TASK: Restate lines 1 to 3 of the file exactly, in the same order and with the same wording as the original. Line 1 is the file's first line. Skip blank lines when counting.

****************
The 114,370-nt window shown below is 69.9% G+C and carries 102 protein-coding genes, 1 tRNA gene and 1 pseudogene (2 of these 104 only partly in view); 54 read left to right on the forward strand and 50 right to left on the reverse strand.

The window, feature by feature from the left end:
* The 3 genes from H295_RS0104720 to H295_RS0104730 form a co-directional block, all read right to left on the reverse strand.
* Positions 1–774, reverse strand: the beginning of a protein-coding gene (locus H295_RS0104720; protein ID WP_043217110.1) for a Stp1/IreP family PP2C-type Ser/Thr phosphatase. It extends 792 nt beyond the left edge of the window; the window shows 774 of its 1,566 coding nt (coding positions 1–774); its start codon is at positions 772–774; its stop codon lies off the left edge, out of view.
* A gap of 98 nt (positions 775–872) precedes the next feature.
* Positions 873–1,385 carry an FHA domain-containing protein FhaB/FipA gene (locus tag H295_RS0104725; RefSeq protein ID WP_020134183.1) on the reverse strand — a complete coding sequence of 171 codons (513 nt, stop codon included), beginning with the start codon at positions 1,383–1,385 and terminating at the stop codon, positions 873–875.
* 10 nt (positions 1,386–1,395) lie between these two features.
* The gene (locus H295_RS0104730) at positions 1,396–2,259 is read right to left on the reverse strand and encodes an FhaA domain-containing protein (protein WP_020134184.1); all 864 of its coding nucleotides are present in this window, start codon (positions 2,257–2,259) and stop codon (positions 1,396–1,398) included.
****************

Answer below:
The 114,370-nt window shown below is 69.9% G+C and carries 102 protein-coding genes, 1 tRNA gene and 1 pseudogene (2 of these 104 only partly in view); 54 read left to right on the forward strand and 50 right to left on the reverse strand.

The window, feature by feature from the left end:
* The 3 genes from H295_RS0104720 to H295_RS0104730 form a co-directional block, all read right to left on the reverse strand.